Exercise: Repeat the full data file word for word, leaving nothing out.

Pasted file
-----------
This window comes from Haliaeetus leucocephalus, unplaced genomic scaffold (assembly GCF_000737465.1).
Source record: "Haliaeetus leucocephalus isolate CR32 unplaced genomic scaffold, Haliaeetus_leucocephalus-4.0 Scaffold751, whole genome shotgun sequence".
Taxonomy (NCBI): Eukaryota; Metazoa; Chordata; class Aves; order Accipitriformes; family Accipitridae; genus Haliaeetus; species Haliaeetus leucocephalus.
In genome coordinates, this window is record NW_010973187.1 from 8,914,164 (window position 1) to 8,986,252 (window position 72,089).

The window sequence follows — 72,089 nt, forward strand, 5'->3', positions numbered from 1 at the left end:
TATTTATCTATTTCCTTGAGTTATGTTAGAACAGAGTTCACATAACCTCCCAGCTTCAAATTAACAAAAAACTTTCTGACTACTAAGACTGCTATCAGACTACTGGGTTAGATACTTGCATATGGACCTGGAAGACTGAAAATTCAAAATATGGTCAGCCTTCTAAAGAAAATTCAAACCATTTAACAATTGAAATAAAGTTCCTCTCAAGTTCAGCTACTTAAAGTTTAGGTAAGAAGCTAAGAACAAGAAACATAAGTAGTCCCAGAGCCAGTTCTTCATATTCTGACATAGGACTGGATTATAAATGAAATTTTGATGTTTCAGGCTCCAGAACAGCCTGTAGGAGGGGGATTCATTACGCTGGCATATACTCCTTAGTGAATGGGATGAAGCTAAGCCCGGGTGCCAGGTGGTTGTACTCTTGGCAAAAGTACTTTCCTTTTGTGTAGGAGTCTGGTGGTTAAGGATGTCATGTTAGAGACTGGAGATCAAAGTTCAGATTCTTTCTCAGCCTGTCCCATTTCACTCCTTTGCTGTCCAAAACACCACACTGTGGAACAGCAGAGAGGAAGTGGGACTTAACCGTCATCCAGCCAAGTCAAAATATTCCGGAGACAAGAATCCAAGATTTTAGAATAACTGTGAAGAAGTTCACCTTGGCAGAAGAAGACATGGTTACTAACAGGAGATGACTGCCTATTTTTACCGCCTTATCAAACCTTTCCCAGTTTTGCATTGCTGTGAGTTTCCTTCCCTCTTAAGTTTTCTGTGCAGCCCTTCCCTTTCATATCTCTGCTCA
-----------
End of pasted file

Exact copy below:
This window comes from Haliaeetus leucocephalus, unplaced genomic scaffold (assembly GCF_000737465.1).
Source record: "Haliaeetus leucocephalus isolate CR32 unplaced genomic scaffold, Haliaeetus_leucocephalus-4.0 Scaffold751, whole genome shotgun sequence".
Taxonomy (NCBI): Eukaryota; Metazoa; Chordata; class Aves; order Accipitriformes; family Accipitridae; genus Haliaeetus; species Haliaeetus leucocephalus.
In genome coordinates, this window is record NW_010973187.1 from 8,914,164 (window position 1) to 8,986,252 (window position 72,089).

The window sequence follows — 72,089 nt, forward strand, 5'->3', positions numbered from 1 at the left end:
TATTTATCTATTTCCTTGAGTTATGTTAGAACAGAGTTCACATAACCTCCCAGCTTCAAATTAACAAAAAACTTTCTGACTACTAAGACTGCTATCAGACTACTGGGTTAGATACTTGCATATGGACCTGGAAGACTGAAAATTCAAAATATGGTCAGCCTTCTAAAGAAAATTCAAACCATTTAACAATTGAAATAAAGTTCCTCTCAAGTTCAGCTACTTAAAGTTTAGGTAAGAAGCTAAGAACAAGAAACATAAGTAGTCCCAGAGCCAGTTCTTCATATTCTGACATAGGACTGGATTATAAATGAAATTTTGATGTTTCAGGCTCCAGAACAGCCTGTAGGAGGGGGATTCATTACGCTGGCATATACTCCTTAGTGAATGGGATGAAGCTAAGCCCGGGTGCCAGGTGGTTGTACTCTTGGCAAAAGTACTTTCCTTTTGTGTAGGAGTCTGGTGGTTAAGGATGTCATGTTAGAGACTGGAGATCAAAGTTCAGATTCTTTCTCAGCCTGTCCCATTTCACTCCTTTGCTGTCCAAAACACCACACTGTGGAACAGCAGAGAGGAAGTGGGACTTAACCGTCATCCAGCCAAGTCAAAATATTCCGGAGACAAGAATCCAAGATTTTAGAATAACTGTGAAGAAGTTCACCTTGGCAGAAGAAGACATGGTTACTAACAGGAGATGACTGCCTATTTTTACCGCCTTATCAAACCTTTCCCAGTTTTGCATTGCTGTGAGTTTCCTTCCCTCTTAAGTTTTCTGTGCAGCCCTTCCCTTTCATATCTCTGCTCA